Shontael Elward graduated from the department in 2020 with an MA. She currently works at Nationwide and has agreed to share some of what she’s been up to since graduation and to give advice to current students.
Tell us about your job. Where are you working, and what is your current job title?
I work at Nationwide (NW) within the Enterprise Analytics Office. I currently have three job titles / roles. I am a Consultant, Analytic Scientist – this is Nationwide’s internal title for a data scientist. I am also the Statistical Modeling, AI/ML ethicist. I am also the coordinator for the Undergraduate Opportunity Program; a program that recruits and hires OSU undergrads to work part time as Data Science Student Researchers.
How did you get your current job?
I got my current job because I was selected to participate in a program between OSU/NW. Nationwide has a relationship with OSU, that sits in the business school; together they created what is called the Nationwide Center for Advanced Customer Insights (NCACI, aka “The Center”). The Center recruits graduate students from across campus to work at NW as data scientists through a GRA placement. Nationwide provides full financial support to the students in exchange for 20 hours of work per week. While I worked as a GRA, NW offered me a full-time position which I accepted.
What do you do during a typical work week?
My typical work week now looks a little different than when I started so I’ll tell you about both. When I first started as a GRA and when I rolled over to become a full-time employee (FTE), most of my days were spent working on project work. Project work is whatever business problem you’ve been assigned and are supporting, so some kind of analytics / data science question. In addition to my project work I would also have some team meetings here or there and the occasional meeting with business partners to work on the project.
Now, my work has shifted quite a bit to some of the other responsibilities I mentioned above. I spend most of my time working on Data Ethics, work with The Center, other department duties like hiring, and meeting with business partners. I do still do some project work but it has become smaller and smaller.
Of the skills you acquired in graduate school, which skill is the most important or helpful for your job?
Critical thinking and quantitative analysis skills (stats, programming, data cleaning)
What do you enjoy about your job?
What I enjoy most about my job is that I have a safe environment to grow, learn and influence my corner of the world. The department I work in is what’s referred to as a centralized advanced analytics team. That means that there are about 130 of us, most with advanced degrees from varying backgrounds, working on the most advanced data science problems for the whole company. The culture of our department is very similar to a university. We are all life-long learners. Curiosity and the space to learn is encouraged and nourished and that is very important to me.
In my role as data ethicist, I am able to have real impact on the work of my department and company which in turn impacts all our customers and maybe eventually our industry.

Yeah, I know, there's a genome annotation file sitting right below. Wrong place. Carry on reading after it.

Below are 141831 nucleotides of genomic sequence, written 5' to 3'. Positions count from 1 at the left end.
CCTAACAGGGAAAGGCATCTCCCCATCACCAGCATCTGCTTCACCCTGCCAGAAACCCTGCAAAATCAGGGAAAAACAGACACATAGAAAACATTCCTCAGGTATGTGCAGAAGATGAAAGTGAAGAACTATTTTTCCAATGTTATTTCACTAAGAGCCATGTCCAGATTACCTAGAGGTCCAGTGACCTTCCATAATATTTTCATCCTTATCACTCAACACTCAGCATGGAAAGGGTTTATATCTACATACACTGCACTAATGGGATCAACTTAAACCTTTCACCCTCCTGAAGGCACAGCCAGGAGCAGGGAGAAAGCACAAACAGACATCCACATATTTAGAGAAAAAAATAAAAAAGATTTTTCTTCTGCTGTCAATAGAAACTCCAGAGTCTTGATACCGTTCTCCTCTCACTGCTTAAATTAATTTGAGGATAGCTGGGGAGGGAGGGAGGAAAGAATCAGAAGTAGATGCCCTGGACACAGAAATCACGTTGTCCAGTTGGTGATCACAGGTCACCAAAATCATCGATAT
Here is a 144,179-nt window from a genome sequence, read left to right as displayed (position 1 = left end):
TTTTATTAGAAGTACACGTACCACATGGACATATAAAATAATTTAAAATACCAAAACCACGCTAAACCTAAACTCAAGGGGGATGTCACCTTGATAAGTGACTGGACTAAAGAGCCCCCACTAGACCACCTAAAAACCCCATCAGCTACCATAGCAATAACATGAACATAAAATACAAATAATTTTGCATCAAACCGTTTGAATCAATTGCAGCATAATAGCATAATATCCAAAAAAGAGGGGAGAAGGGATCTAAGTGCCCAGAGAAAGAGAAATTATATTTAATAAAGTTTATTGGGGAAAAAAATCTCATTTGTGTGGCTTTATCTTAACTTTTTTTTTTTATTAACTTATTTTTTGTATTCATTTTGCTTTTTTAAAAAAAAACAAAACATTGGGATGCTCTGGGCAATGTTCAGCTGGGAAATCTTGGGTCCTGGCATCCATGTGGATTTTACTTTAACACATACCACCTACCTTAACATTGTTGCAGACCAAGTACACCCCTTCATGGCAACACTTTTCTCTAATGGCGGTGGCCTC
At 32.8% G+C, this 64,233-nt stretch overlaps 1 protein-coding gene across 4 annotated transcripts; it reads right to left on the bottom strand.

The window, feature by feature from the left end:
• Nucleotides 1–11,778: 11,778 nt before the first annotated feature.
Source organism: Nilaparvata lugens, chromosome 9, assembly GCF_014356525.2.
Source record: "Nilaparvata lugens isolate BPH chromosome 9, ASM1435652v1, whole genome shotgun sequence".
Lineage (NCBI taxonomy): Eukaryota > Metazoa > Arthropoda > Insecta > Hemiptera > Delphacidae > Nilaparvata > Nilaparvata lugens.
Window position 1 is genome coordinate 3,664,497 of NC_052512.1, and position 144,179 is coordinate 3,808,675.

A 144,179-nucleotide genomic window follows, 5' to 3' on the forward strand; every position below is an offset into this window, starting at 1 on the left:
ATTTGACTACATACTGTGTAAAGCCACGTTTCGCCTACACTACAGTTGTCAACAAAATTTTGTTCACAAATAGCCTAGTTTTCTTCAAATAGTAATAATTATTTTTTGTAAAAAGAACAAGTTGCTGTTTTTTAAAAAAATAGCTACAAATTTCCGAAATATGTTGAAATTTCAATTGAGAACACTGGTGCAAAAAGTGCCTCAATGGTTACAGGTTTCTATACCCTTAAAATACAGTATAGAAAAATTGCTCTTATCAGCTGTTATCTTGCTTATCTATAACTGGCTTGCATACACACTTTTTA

In my role within “The Center” I support undergraduates. I really enjoy giving the students guidance and an opportunity to differentiate themselves among their peers with the work they do for us.
I care deeply about using my resources to improve the world and this job feels like an avenue to do that.
Do you have any advice for students who may be thinking about taking a similar career path?
If you want to get into data science or any kind of analytics:
- Get comfortable coding
- Learn stats
- Practice Exploratory Data Analysis & Feature Engineering
- Practice modeling (regression and beyond)
- If you can, do some predictive modeling
- Designing / collecting data is a strength you may have that is valued, but not really used very often. So make sure you develop some of the other analytic skills you need to solve problems AFTER you have data in hand.
- Figure out how to talk about the things you know with industry language
- Good languages to play with: Python, R, SQL
- It looks like lots of jobs are moving toward Python but R is still pretty strong and isn’t going away at NW
- In bigger shops (like NW) you likely won’t need to do your own data engineering or pull you own data often (SQL), but sometimes you will. I hear that in smaller businesses the SQL/data engineering is more important for a data scientist.
- Even if you’re not in comp ling, if you’re thinking about going into industry, it could be useful to learn some basics of NLP while you have classes/resources available to you - I wish I had.
Is there anything else you'd like to tell us?
I would like to say that I really love my job. I walked down this path of exploring data science in part because of the scarcity of academic jobs but mostly because I was worried about having to move my kids to a different city for a job. The academic market felt very unstable, even though I think I would have been an attractive candidate. I didn’t know if or where I could work, and if I did get a job would I be “stuck” there forever?! Many of my peers at Nationwide have left academia because they were unsatisfied with academia or burnt out – that was not true for me. My experiences in the OSU Linguistics Department were some of the most satisfying and supportive of my entire life. I truly love the people and opportunities I had there. Also, I really miss linguistics, even though I feel sure this is the right path for my life right now. I wish I could work on language problems or that anyone around me knew anything about linguistics; it’s a trade-off.
The other thing I’ll say is that the money is great. I did not make this move because of the money but now that I’m here I am grateful for the added security for myself and my family.